Check to make sure that the neck of the violin is straight. Occasionally an instrument is made wrong, and somehow slips through the adjusting process unnoticed.

Make sure the bridge is centered between the f-holes, then sight up the fingerboard to see if it aligns with the bridge. If the bridge must be offset toward one side or the other to make the strings and fingerboard line up, it will require repair by professional. Make sure that the intervals between the strings on the nut are even.

“Set up” on violins is very important. This includes proper bridge and string nut fitting so that the strings are a proper height from the fingerboard, fingerboard planning to make sure the strings don’t buzz, peg fitting so the pegs turn smoothly and stay in place, and setting the soundpost for proper tone adjustment, etc.

Some music stores do not set up their own instruments, but well-known brands generally are shipped in good adjustment. Many violin shops do their own “set ups,” and work with the customer to meet the requirements of the teacher.

Most violin outfits will have a case and bow included in the price. A fiberglass bow with horsehair is often included in beginners outfits. A wood bow can add $100 or more to the cost of a beginning violin outfit. I have a strong preference for wood bows even for my beginning students. For my opinion, the fiberglass bows don’t feel the same and don’t play the same as wood bows. Even high quality carbon bows are my least preferred choice. The only advantage of synthetic bow is that it wouldn’t get warp if maintained not properly.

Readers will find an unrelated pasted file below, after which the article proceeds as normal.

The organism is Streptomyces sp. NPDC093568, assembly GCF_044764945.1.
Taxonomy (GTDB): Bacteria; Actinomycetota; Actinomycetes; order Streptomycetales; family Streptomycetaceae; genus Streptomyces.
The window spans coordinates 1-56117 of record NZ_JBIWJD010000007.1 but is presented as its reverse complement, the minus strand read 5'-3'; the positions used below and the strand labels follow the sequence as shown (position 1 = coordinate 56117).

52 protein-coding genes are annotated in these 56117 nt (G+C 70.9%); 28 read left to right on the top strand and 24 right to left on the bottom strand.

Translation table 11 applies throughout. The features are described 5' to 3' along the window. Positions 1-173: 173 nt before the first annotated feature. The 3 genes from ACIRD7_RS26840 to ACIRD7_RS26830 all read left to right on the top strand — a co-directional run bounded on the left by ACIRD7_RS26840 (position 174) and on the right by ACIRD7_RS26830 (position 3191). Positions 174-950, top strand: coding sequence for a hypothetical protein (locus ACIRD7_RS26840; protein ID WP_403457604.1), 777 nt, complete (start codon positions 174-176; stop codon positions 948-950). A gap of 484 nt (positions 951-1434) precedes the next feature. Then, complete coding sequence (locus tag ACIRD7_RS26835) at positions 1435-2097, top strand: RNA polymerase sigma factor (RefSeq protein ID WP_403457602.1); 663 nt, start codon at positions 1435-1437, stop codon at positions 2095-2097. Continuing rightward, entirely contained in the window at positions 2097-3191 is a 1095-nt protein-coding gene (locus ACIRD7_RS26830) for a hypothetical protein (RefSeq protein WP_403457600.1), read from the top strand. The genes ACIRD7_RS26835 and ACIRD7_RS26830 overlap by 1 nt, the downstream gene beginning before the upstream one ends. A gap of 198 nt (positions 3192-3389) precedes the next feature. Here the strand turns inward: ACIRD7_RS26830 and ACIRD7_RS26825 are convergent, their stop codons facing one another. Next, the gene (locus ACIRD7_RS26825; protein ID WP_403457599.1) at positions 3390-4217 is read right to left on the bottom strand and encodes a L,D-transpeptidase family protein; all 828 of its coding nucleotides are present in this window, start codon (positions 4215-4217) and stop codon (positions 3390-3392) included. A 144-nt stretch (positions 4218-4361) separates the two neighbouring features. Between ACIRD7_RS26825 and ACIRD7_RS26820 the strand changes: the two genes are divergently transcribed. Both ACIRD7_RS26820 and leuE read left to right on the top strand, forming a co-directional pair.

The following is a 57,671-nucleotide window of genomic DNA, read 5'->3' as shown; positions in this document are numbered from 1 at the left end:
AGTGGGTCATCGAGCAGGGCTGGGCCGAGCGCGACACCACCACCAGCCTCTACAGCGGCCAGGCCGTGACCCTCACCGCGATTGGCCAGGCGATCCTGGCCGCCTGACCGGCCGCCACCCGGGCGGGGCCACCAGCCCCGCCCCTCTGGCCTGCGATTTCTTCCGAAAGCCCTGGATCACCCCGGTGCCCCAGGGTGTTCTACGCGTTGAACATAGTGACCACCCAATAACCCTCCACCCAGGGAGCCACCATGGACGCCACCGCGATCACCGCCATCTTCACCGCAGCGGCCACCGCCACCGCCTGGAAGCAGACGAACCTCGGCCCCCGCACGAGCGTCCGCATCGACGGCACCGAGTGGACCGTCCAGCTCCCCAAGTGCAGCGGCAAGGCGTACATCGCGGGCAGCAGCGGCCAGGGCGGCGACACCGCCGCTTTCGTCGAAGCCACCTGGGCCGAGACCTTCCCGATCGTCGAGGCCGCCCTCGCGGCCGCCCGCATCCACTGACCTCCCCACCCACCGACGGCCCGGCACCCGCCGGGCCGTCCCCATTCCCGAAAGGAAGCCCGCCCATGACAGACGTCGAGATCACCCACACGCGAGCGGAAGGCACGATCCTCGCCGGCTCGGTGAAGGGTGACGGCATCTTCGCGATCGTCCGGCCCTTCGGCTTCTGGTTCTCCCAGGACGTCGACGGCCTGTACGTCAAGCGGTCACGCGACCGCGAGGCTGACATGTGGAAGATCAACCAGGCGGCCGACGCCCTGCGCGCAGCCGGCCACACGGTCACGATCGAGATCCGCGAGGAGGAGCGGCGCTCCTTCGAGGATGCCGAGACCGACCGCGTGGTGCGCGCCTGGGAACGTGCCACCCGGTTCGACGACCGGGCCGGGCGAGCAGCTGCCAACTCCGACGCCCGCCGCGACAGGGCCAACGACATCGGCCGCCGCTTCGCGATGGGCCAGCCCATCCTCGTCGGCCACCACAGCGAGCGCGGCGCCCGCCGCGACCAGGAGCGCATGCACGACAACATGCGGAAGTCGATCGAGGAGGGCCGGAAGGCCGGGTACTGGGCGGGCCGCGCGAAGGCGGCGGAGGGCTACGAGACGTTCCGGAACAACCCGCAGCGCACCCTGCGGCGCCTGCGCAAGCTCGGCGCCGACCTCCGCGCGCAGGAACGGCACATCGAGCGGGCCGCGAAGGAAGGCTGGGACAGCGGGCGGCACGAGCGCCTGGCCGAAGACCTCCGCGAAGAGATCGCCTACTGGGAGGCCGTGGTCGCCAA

How Can Parents Contribute to Their Child’s Progress?

Parents have enormous effect on their child’s practice.  By showing your interest in the child’s progress and often being part of the child’s practice at home parents can support and encourage the kids in their learning progress.

Here are some ways that parents could show their support to the learning process:

1. Ask questions about their goals and tasks for this year/month/week.

2. Ask the child to play for you a new piece that was recently learned.

3. If the child reports difficulty dealing with homework, please discuss what strategies have been used in the past to deal with similar issues. If necessarily, don’t hesitate to email me for advice. I will be more than happy to help.

4. Encourage the child to do quality and not quantity practice. Some weeks the child will be able to accomplish things in less time, some weeks more daily practice time is needed. Practicing is about outcome, not the time spent playing.

5. Design practice time on the child’s schedule.


A Musical Journey of Self-Discovery

Music and singing in particular, has always been an essential part of man’s life. Often music serves a social function and accompanies happiest and saddest moments of our lives. Singing or playing violin or viola stimulates the senses and the mind. Making music is a unique spiritual and physical experience.

Each student is unique and has different way of learning, so I strive to explain my thoughts in a variety of ways. Most of the technical exercises and assignments tailored to meet individual needs of each student. Learning to sing or to play a string instrument such as violin or viola, is a complicate process and I strive to create a nurturing environment to support my students along that process. My goal as a teacher is not only to provide my students with technical and musical skills, but also to educate them about music history and theory and expose them to variety of musical styles.

Learning to sing or to play violin or viola is a journey to self-exploration and I am happy to assist you along this journey. Students of all levels are welcome.